African records remain suspicious

JOHANNESBURG - They say records are set to be broken.

Last Sunday, the little Argentine and Barcelona great Lionel Messi just did that when his two goals at Real Betis took him past German legend Gerd Müller’s officially recognised 40-year old record of 85.

It was a record which he was going to break this season anyway, barring a horrific injury. The little master has been enjoying a purple patch and is firm favourite to win the fourth Ballon d’Or title.

He is literally living in his own world at the moment.

The fact that this record stood for four decades, speaks volumes of how Messi is a living legend and we are blessed to live in this football genius’ era.

But still without a World Cup title, debate on who is the greatest footballer of all time among the three, together with Brazilian legend Pele and Diego Maradona, will continue to occupy the main space for generations to come.

Pele won three World titles with Brazil while Maradona single-handedly won Argentina the title in 1986 in Mexico, where apart from captaining the side, he scored what was later voted the goal of the century in the quarterfinal with England.

However, football news that have dominated the world this week was Messi’s record breaking feat.

And it is in the midst of this euphoria that another debate threatens to unravel not far away from our borders — that Messi is not the holder of the new record.

The Football Association of Zambia told a South African publication they would present evidence to the world controlling body, Fifa, to show that Kabwe Warriors striker Godfrey Chitalu who won Zambia’s player of the year award five times, scored 107 goals in 1972.

“We have this record, which has been recorded in Zambian football, but unfortunately it has not been recorded in world football,” said a Zambia FA spokesperson.

“Even as the world has been looking at Lionel Messi’s record, breaking Müller’s, the debate and discussion back here has been why Godfrey’s goals are not being recognised.”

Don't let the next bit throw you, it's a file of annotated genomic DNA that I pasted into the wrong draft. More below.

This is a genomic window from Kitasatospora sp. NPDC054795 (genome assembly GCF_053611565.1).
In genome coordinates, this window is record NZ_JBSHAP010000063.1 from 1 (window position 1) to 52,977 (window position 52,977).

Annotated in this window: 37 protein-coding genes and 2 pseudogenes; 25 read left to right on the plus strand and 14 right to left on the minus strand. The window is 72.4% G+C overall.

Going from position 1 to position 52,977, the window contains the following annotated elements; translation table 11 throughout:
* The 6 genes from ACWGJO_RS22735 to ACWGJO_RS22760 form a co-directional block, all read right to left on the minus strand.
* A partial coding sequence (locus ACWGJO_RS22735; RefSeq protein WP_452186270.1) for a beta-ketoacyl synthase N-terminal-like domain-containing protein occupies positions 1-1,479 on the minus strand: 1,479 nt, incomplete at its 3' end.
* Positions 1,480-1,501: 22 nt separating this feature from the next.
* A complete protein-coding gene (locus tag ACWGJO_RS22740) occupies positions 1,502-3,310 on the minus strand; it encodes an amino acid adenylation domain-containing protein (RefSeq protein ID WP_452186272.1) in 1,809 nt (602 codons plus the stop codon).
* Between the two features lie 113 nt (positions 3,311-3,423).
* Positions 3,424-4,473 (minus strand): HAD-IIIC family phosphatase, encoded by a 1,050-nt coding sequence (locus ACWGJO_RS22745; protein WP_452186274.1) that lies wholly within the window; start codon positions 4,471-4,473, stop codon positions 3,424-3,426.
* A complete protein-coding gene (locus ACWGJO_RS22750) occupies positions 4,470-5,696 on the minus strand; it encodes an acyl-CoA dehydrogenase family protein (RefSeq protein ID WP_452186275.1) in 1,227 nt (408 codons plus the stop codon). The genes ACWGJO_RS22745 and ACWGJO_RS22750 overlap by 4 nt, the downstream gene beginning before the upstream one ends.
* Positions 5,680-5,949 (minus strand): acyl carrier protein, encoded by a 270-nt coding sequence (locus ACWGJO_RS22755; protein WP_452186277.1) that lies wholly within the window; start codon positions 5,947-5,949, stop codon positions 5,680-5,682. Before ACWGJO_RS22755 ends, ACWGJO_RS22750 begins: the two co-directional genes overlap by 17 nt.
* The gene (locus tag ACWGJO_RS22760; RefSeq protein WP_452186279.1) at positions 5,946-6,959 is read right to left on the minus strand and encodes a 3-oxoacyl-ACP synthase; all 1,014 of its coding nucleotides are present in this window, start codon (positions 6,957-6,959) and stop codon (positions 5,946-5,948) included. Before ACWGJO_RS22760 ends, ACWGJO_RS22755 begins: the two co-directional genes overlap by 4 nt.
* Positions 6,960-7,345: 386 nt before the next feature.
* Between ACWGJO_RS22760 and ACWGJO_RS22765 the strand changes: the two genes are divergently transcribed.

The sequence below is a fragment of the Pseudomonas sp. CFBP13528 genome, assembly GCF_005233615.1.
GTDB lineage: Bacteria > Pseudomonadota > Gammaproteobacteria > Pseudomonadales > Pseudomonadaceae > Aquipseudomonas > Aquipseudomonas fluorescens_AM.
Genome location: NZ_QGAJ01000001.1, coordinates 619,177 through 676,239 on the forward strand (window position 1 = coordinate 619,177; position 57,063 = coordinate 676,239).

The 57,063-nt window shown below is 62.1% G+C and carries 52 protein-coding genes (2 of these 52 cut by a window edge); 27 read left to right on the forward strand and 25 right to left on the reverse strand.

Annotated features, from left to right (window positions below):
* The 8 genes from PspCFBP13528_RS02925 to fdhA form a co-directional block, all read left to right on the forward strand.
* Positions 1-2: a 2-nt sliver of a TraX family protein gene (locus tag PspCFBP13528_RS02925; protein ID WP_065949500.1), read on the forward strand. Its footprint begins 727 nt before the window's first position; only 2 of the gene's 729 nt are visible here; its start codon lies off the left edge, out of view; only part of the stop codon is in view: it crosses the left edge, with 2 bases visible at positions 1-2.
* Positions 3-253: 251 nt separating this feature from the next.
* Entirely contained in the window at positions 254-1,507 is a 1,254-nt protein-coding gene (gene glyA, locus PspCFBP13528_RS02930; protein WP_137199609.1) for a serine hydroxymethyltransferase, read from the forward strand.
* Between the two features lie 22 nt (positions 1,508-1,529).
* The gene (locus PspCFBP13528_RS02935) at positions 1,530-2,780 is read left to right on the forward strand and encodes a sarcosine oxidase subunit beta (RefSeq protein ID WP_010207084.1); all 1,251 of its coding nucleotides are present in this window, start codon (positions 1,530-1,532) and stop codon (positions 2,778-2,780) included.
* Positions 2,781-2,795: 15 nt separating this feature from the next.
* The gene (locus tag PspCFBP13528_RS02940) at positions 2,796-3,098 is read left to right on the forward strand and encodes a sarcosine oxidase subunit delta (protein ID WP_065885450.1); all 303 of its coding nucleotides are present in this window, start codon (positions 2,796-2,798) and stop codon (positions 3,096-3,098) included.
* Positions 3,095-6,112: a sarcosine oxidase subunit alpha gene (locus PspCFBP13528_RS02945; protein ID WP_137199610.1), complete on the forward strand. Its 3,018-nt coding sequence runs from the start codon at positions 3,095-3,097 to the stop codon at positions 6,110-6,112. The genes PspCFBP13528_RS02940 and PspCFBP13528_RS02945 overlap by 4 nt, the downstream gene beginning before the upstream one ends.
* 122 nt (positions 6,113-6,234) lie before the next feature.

I remember back in Zim, there is a particular year in which the late Peter “Thunderboots” Nyama rattled the net 58 times in a single season without factoring in the January to December calendar year.

And if I may hypothetically ask; how many goals did the late Shacky Tauro score throughout his glittering career?

Answers might vary, all because of poor record keeping on the continent.

The Zambian FA might have a strong case, but how authentic was their record keeping then?

Noting there was no television coverage and newspapers would pick and choose which games they wanted to cover, presenting an accurate argument to Fifa will take some convincing.

And another reason why their case is likely to be thrown out is the fact that European leagues comprising of Spain, England, France, Italy, Germany and to some extend Holland are considered the A list and carry more weight than the rest of the world.

Hence there might have been some record breaking individual in Russia or Scandinavian countries but those are not taken into serious consideration when the European Golden Boot is taken into account.

It is the A list that counts.

So can Fifa even consider Zambia’s argument? Me thinks not. - Tinotenda Panashe

*Tinotenda Panashe is our South Africa-based columnist. He can be contacted by e-mail at

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